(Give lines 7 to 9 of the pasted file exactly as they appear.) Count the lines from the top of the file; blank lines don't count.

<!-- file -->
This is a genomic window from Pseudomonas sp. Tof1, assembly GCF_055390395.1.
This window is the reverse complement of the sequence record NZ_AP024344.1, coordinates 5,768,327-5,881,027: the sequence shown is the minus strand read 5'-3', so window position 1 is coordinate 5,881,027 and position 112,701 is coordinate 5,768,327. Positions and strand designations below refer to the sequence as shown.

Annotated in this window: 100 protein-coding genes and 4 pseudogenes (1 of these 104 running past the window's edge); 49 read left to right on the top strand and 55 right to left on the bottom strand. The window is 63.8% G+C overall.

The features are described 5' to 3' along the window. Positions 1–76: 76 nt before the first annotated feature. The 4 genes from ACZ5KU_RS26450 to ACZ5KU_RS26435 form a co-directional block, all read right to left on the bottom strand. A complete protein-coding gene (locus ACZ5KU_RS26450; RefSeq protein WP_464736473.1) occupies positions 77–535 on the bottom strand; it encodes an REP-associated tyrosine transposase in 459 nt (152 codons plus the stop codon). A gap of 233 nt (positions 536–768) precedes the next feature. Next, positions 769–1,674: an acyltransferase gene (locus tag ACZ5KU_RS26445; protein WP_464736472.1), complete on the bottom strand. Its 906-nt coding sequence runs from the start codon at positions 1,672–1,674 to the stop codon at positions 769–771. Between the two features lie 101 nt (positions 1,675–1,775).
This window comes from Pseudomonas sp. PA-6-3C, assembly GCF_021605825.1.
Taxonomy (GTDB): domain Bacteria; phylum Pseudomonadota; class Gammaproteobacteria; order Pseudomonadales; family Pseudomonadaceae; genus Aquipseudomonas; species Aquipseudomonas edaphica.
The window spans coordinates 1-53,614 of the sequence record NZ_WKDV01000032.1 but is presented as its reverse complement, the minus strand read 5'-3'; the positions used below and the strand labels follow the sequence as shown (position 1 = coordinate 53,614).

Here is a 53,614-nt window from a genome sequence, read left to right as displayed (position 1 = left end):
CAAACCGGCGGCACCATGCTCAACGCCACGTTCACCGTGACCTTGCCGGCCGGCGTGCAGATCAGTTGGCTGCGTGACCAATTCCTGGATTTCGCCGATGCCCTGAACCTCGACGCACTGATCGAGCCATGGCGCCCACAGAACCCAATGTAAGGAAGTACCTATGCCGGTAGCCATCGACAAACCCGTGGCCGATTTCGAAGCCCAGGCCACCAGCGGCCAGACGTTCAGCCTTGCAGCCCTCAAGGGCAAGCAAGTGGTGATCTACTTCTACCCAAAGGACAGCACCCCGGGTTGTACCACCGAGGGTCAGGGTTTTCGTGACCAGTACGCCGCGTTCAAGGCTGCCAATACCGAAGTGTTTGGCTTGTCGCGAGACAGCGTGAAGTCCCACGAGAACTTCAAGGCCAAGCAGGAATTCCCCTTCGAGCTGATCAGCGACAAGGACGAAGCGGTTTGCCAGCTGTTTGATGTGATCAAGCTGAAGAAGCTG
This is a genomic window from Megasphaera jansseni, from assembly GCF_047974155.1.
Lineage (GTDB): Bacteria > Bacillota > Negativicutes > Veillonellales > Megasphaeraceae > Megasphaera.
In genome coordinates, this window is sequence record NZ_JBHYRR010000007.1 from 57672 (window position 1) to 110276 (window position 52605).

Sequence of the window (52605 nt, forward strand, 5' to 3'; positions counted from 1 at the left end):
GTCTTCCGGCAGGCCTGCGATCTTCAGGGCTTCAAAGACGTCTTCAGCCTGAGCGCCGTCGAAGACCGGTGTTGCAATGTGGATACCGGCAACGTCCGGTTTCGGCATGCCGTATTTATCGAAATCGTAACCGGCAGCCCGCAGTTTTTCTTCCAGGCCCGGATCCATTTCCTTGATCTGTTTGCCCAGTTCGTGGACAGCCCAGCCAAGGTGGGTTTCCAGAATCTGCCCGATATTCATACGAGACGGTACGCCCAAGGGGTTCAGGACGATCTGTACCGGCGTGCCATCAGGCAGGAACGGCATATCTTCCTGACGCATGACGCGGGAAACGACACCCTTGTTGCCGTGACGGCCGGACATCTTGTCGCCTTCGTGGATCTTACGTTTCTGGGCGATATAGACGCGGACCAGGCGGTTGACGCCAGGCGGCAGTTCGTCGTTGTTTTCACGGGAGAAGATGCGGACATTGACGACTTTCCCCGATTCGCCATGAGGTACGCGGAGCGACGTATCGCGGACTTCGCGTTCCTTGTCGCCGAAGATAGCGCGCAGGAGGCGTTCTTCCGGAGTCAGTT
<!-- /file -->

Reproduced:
The window spans coordinates 1-53,614 of the sequence record NZ_WKDV01000032.1 but is presented as its reverse complement, the minus strand read 5'-3'; the positions used below and the strand labels follow the sequence as shown (position 1 = coordinate 53,614).

Here is a 53,614-nt window from a genome sequence, read left to right as displayed (position 1 = left end):
CAAACCGGCGGCACCATGCTCAACGCCACGTTCACCGTGACCTTGCCGGCCGGCGTGCAGATCAGTTGGCTGCGTGACCAATTCCTGGATTTCGCCGATGCCCTGAACCTCGACGCACTGATCGAGCCATGGCGCCCACAGAACCCAATGTAAGGAAGTACCTATGCCGGTAGCCATCGACAAACCCGTGGCCGATTTCGAAGCCCAGGCCACCAGCGGCCAGACGTTCAGCCTTGCAGCCCTCAAGGGCAAGCAAGTGGTGATCTACTTCTACCCAAAGGACAGCACCCCGGGTTGTACCACCGAGGGTCAGGGTTTTCGTGACCAGTACGCCGCGTTCAAGGCTGCCAATACCGAAGTGTTTGGCTTGTCGCGAGACAGCGTGAAGTCCCACGAGAACTTCAAGGCCAAGCAGGAATTCCCCTTCGAGCTGATCAGCGACAAGGACGAAGCGGTTTGCCAGCTGTTTGATGTGATCAAGCTGAAGAAGCTG